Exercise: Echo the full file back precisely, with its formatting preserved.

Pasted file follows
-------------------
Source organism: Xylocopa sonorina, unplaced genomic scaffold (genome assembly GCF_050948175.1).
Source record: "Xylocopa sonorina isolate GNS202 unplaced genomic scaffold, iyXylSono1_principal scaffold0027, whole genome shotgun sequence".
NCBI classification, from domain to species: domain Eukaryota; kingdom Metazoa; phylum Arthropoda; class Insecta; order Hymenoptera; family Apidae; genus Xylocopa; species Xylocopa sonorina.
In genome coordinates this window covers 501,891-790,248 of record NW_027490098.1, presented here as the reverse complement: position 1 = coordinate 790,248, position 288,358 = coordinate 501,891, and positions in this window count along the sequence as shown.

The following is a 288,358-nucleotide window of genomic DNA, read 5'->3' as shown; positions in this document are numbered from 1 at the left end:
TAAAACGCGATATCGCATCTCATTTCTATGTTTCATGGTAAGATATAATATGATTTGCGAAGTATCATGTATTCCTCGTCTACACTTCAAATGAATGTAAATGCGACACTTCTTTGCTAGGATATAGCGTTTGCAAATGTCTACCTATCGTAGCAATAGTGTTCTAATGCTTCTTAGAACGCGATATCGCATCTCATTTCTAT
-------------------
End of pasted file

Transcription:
Source organism: Xylocopa sonorina, unplaced genomic scaffold (genome assembly GCF_050948175.1).
Source record: "Xylocopa sonorina isolate GNS202 unplaced genomic scaffold, iyXylSono1_principal scaffold0027, whole genome shotgun sequence".
NCBI classification, from domain to species: domain Eukaryota; kingdom Metazoa; phylum Arthropoda; class Insecta; order Hymenoptera; family Apidae; genus Xylocopa; species Xylocopa sonorina.
In genome coordinates this window covers 501,891-790,248 of record NW_027490098.1, presented here as the reverse complement: position 1 = coordinate 790,248, position 288,358 = coordinate 501,891, and positions in this window count along the sequence as shown.

The following is a 288,358-nucleotide window of genomic DNA, read 5'->3' as shown; positions in this document are numbered from 1 at the left end:
TAAAACGCGATATCGCATCTCATTTCTATGTTTCATGGTAAGATATAATATGATTTGCGAAGTATCATGTATTCCTCGTCTACACTTCAAATGAATGTAAATGCGACACTTCTTTGCTAGGATATAGCGTTTGCAAATGTCTACCTATCGTAGCAATAGTGTTCTAATGCTTCTTAGAACGCGATATCGCATCTCATTTCTAT